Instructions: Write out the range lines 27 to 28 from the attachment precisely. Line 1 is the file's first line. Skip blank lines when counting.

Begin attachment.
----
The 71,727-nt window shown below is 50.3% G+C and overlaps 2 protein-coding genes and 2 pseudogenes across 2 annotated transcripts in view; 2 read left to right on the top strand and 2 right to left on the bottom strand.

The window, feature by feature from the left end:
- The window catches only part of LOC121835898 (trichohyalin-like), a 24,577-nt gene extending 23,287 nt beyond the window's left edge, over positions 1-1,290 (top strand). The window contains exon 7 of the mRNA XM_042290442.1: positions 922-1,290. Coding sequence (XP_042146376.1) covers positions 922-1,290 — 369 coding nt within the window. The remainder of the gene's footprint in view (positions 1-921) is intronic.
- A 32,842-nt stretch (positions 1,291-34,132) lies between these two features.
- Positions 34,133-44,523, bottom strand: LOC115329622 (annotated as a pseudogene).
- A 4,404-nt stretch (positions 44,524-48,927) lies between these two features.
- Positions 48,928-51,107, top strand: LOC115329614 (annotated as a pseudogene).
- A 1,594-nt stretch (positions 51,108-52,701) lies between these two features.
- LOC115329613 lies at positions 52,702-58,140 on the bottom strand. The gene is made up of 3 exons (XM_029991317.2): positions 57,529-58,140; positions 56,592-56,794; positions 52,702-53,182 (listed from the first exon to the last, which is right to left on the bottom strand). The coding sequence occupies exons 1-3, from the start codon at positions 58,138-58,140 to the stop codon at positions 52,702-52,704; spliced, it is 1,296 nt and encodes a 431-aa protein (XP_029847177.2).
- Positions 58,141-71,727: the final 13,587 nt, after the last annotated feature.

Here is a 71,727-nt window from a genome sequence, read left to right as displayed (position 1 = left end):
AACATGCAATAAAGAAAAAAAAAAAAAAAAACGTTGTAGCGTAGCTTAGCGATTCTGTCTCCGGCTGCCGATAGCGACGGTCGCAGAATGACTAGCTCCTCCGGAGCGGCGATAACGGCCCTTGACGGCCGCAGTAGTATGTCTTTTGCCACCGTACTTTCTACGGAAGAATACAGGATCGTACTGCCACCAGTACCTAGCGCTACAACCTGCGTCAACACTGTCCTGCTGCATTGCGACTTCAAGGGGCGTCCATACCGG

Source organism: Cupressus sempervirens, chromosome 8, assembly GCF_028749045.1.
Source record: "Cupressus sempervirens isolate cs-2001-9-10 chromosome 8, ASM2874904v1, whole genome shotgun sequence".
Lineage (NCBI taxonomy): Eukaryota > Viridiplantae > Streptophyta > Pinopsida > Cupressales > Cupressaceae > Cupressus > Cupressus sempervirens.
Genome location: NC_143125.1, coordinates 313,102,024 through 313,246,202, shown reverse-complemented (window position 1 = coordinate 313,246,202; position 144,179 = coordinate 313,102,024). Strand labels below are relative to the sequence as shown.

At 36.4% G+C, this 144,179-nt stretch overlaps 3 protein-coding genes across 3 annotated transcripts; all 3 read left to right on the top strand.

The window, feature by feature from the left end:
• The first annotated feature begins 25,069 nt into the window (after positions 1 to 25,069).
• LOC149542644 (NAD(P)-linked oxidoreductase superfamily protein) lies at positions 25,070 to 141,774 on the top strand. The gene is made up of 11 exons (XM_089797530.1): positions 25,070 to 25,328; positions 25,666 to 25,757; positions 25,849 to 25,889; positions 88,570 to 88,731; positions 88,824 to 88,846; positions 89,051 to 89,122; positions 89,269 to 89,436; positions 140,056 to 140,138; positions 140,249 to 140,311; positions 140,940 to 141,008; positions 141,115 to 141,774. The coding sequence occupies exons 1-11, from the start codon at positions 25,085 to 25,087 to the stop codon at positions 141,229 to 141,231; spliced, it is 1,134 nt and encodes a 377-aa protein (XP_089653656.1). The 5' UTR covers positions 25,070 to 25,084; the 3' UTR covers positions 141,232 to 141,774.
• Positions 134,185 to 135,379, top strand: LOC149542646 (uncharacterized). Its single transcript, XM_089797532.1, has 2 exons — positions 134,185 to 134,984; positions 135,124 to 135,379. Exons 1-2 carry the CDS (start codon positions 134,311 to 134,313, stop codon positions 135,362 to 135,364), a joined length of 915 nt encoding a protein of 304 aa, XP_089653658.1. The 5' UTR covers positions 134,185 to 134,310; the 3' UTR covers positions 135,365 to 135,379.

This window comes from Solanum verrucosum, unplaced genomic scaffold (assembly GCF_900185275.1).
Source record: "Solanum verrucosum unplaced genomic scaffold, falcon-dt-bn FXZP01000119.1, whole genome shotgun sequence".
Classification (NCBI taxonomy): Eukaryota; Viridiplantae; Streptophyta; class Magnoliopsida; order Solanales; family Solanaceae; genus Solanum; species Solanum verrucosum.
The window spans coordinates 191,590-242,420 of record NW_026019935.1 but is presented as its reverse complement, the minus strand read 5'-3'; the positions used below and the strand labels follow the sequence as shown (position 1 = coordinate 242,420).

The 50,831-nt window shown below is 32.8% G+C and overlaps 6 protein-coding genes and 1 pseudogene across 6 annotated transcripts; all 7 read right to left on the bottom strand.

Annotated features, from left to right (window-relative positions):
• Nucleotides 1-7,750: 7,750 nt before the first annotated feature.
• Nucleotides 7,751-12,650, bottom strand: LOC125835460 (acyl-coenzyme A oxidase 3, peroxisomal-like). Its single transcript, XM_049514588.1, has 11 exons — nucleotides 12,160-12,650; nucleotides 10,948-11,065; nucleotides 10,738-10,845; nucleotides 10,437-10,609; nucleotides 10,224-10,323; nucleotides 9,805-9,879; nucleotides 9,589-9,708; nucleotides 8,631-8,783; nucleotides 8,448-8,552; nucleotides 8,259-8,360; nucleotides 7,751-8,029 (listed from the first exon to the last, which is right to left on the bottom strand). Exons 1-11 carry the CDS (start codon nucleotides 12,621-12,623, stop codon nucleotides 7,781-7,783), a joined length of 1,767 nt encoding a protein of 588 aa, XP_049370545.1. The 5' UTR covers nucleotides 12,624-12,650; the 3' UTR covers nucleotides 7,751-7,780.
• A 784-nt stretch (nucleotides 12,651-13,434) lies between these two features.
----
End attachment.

Annotated features, from left to right (window-relative positions):
• Nucleotides 1-7,750: 7,750 nt before the first annotated feature.